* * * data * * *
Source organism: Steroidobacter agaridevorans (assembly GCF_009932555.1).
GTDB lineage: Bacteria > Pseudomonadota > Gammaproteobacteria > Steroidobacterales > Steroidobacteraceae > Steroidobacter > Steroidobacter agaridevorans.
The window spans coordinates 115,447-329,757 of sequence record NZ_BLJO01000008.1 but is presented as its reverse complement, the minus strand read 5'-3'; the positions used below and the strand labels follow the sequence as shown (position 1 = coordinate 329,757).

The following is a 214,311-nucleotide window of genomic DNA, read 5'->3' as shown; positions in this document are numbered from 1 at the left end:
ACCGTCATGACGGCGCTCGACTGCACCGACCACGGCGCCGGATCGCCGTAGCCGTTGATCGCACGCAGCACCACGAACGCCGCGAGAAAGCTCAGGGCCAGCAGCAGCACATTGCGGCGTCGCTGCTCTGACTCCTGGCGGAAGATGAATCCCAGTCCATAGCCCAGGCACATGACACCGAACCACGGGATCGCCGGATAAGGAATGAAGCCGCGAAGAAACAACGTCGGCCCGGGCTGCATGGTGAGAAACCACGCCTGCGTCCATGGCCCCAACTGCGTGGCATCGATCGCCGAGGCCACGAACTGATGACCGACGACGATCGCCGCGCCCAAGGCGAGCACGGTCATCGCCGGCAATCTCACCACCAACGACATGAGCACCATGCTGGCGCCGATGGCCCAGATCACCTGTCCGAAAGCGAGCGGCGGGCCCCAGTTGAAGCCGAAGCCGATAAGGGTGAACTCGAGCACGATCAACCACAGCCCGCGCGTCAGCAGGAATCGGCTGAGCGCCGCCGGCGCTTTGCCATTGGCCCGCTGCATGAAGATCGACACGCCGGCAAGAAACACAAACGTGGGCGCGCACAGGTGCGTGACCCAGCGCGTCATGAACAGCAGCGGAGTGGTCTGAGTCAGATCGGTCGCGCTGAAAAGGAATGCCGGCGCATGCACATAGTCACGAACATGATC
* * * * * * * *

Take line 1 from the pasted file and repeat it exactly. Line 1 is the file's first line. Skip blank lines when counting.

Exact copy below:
Source organism: Steroidobacter agaridevorans (assembly GCF_009932555.1).